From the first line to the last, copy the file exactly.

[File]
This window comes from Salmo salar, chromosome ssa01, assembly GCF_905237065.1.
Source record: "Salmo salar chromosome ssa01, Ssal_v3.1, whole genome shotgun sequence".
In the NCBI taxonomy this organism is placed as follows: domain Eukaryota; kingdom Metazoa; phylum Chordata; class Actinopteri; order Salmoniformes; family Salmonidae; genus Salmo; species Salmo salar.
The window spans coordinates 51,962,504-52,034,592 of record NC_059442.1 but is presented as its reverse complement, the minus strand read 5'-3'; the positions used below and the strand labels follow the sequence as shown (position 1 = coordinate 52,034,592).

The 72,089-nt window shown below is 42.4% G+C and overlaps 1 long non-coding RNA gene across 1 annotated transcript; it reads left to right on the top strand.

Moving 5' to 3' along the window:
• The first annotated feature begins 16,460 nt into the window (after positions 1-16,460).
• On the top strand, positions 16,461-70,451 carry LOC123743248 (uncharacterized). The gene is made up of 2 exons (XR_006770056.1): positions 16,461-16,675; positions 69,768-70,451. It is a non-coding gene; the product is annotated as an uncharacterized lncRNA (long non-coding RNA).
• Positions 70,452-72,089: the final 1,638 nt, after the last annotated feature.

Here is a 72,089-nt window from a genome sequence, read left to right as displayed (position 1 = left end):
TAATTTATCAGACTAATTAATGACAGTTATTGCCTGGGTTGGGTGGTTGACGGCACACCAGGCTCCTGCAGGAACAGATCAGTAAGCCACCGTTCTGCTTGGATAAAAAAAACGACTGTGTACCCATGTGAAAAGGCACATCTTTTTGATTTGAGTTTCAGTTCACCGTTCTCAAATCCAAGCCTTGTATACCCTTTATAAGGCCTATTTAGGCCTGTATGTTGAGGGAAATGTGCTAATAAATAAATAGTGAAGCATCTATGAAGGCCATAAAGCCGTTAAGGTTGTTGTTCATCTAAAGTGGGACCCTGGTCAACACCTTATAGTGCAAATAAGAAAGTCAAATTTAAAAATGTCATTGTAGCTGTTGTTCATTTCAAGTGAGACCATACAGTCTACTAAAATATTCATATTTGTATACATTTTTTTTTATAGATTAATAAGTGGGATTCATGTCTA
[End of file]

This window comes from Salmo salar, chromosome ssa01, assembly GCF_905237065.1.
Source record: "Salmo salar chromosome ssa01, Ssal_v3.1, whole genome shotgun sequence".
In the NCBI taxonomy this organism is placed as follows: domain Eukaryota; kingdom Metazoa; phylum Chordata; class Actinopteri; order Salmoniformes; family Salmonidae; genus Salmo; species Salmo salar.
The window spans coordinates 51,962,504-52,034,592 of record NC_059442.1 but is presented as its reverse complement, the minus strand read 5'-3'; the positions used below and the strand labels follow the sequence as shown (position 1 = coordinate 52,034,592).

The 72,089-nt window shown below is 42.4% G+C and overlaps 1 long non-coding RNA gene across 1 annotated transcript; it reads left to right on the top strand.

Moving 5' to 3' along the window:
• The first annotated feature begins 16,460 nt into the window (after positions 1-16,460).
• On the top strand, positions 16,461-70,451 carry LOC123743248 (uncharacterized). The gene is made up of 2 exons (XR_006770056.1): positions 16,461-16,675; positions 69,768-70,451. It is a non-coding gene; the product is annotated as an uncharacterized lncRNA (long non-coding RNA).
• Positions 70,452-72,089: the final 1,638 nt, after the last annotated feature.

Here is a 72,089-nt window from a genome sequence, read left to right as displayed (position 1 = left end):
TAATTTATCAGACTAATTAATGACAGTTATTGCCTGGGTTGGGTGGTTGACGGCACACCAGGCTCCTGCAGGAACAGATCAGTAAGCCACCGTTCTGCTTGGATAAAAAAAACGACTGTGTACCCATGTGAAAAGGCACATCTTTTTGATTTGAGTTTCAGTTCACCGTTCTCAAATCCAAGCCTTGTATACCCTTTATAAGGCCTATTTAGGCCTGTATGTTGAGGGAAATGTGCTAATAAATAAATAGTGAAGCATCTATGAAGGCCATAAAGCCGTTAAGGTTGTTGTTCATCTAAAGTGGGACCCTGGTCAACACCTTATAGTGCAAATAAGAAAGTCAAATTTAAAAATGTCATTGTAGCTGTTGTTCATTTCAAGTGAGACCATACAGTCTACTAAAATATTCATATTTGTATACATTTTTTTTTATAGATTAATAAGTGGGATTCATGTCTA